HBT LiveBlog: David Ortiz wins the Home Run Derby

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10:41: Nearly two and a half hours later, David Ortiz is your 2010 Home Run Derby champion. He defeated Hanley Ramirez 11-5 in the final round. I’m pretty proud to say he was my choice all along.

By the way, I’ll be back for next year’s slam dunk contest. Should be fun.

10:26 PM: David Ortiz sets the bar pretty high, slugging 11 homers in the final round. It’s all on Hanley right now.

10:18 PM: The real star of the night, according to Joe Morgan: David Ortiz’s shoes.

10:13 PM: Yep, Hart does nada. We’ll see Hanley Ramirez and David Ortiz in the finals.

10:08 PM: Hanley Ramirez cranked 12 bombs, tying him with David Ortiz with 21 total. We might have a homer-off here, which is exactly what this competition needs. Bonus time. To be honest, I kinda hope Hart is a big ol’ dud here.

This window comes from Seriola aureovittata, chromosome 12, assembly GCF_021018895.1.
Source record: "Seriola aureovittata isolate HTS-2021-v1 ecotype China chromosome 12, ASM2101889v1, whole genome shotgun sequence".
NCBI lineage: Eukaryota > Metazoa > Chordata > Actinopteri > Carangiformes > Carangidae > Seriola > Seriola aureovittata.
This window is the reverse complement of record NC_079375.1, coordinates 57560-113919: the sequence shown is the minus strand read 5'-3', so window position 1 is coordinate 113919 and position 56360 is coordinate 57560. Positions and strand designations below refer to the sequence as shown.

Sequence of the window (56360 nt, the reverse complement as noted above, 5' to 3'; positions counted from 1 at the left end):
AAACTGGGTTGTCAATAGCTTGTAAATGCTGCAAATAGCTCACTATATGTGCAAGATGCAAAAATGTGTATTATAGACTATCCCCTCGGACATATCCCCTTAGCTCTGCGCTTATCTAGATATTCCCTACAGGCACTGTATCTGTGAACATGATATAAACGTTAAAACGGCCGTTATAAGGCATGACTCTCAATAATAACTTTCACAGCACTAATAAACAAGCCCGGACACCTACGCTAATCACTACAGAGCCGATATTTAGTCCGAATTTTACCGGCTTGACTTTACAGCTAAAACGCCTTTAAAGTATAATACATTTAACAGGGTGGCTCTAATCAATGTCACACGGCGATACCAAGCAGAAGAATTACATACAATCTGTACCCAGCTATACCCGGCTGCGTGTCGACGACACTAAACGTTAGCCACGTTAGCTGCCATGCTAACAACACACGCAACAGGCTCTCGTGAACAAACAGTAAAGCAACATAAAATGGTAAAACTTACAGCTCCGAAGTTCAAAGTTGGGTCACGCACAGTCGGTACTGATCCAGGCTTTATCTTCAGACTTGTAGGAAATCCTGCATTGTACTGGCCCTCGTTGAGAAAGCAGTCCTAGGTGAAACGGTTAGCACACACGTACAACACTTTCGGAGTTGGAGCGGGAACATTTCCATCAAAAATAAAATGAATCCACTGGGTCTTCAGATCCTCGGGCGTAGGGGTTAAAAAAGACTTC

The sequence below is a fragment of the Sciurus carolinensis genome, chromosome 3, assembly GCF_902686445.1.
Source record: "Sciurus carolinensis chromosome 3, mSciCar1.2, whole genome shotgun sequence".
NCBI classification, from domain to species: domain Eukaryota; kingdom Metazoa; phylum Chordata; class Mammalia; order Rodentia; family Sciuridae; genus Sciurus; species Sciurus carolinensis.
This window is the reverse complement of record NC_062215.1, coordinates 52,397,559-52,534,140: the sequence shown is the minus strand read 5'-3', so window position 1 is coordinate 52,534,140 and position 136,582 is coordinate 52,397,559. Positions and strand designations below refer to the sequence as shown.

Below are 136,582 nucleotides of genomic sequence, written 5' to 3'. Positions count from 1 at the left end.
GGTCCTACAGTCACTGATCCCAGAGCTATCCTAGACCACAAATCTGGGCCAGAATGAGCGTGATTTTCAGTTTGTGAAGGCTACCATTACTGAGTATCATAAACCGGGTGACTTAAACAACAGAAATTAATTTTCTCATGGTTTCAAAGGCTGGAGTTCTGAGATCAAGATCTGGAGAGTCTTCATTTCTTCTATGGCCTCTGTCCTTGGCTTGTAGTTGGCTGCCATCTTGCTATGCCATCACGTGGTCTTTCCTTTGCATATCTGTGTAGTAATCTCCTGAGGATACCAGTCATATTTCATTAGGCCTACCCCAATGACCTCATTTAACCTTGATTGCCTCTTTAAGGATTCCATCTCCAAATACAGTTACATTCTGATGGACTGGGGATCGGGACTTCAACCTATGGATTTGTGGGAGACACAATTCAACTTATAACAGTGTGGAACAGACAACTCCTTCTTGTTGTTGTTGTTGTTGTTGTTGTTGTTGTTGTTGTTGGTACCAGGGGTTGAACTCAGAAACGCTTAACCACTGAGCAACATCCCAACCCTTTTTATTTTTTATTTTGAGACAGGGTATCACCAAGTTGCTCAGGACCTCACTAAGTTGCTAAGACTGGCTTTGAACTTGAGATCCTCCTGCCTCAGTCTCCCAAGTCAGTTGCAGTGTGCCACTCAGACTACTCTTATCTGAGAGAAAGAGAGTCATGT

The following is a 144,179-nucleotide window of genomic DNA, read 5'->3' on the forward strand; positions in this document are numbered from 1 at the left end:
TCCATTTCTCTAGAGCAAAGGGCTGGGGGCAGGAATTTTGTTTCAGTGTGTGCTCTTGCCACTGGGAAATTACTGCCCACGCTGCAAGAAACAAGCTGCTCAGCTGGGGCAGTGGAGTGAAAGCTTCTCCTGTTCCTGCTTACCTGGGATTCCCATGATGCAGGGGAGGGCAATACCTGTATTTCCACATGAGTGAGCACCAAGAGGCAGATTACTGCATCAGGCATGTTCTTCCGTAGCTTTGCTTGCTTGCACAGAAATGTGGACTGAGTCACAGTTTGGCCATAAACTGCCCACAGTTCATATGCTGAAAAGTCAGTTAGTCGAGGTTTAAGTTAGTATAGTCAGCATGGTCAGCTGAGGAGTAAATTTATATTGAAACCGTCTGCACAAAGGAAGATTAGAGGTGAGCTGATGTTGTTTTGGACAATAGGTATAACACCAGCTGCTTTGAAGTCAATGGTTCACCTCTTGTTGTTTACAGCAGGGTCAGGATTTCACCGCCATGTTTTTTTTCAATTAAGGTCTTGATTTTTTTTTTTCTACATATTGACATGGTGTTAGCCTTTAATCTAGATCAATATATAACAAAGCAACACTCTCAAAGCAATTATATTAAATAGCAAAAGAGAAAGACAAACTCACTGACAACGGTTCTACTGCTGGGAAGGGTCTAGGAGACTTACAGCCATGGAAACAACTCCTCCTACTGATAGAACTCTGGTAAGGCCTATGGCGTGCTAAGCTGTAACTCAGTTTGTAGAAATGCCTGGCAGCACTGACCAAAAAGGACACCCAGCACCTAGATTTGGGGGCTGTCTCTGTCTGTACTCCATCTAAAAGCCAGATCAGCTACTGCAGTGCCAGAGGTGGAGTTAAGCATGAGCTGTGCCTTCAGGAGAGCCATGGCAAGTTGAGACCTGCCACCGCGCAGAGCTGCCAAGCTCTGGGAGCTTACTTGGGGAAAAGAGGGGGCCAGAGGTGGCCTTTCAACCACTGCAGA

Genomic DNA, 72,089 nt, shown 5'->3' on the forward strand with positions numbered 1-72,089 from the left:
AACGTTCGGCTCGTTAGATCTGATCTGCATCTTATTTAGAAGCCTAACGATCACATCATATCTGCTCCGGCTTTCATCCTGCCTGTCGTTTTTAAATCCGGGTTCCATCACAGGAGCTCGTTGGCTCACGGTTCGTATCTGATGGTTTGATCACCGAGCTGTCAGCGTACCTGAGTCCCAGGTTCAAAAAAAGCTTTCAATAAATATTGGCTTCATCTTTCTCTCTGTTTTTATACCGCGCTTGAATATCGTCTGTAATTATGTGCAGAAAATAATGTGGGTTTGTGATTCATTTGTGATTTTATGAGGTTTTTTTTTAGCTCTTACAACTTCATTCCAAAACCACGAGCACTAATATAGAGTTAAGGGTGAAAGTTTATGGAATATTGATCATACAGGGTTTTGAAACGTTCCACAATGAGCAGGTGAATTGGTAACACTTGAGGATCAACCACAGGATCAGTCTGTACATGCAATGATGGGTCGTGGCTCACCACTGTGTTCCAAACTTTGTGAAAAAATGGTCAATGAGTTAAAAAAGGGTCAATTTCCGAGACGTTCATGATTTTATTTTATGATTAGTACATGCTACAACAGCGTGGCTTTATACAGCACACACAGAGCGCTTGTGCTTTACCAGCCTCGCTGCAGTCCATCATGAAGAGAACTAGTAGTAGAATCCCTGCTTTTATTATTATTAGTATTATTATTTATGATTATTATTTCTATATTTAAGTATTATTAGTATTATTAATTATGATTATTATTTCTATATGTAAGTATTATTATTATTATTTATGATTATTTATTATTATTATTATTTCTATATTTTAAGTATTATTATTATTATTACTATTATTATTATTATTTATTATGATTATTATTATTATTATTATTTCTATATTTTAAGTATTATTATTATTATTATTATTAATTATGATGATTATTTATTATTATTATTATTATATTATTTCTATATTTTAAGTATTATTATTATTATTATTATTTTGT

9:55 PM: Through two rounds, Cabrera has 12 homers. Hart already has 13 going into the second round, so M-Cab is out.

By the way, the beat reporters care more about Will Ferrell. (picture courtesy of Adam McCalvy of MLB.com)

9:46 PM: My pick is still in the mix. David Ortiz clubbed 13 homers in the second round, many of them prodigious blasts, to give him 21 total. Miguel Cabrera is next.

9:34 PM: 80 minutes later, here are your semi-finalists: Cabrera (7), Ortiz (8), Ramirez (9) and Hart (13). Phew. Fortunately, many of you are still alive in the contest.

9:21 PM: Jorge Arangure of ESPN with the line of the night:

This is a perfect event for Hanley Ramirez since
he doesn’t have to run anything out
.”

Seriously, you can’t top that. Don’t even try.

By the way, Hanley hit nine homers. We’ll see him in the next round.

9:13 PM: Bobby V on announcing: “Everyday it gets tougher.”

9:12 PM: My pick, David Ortiz, just finished with eight home runs. Dude was parched, so he had to take a break to get a drink. I’m getting the feeling that the ESPN booth would love it if Ortiz won, so I’m starting to feel dirty about my selection.

8:56 PM: Holliday started off slow, but rallied to hit five bombs, passing Swisher. He topped out around 497 feet. Impressive.

8:48 PM: Swisher finishes with a total of four home runs. Of course, Alex Rodriguez had to upstage him in the booth. What a jerk!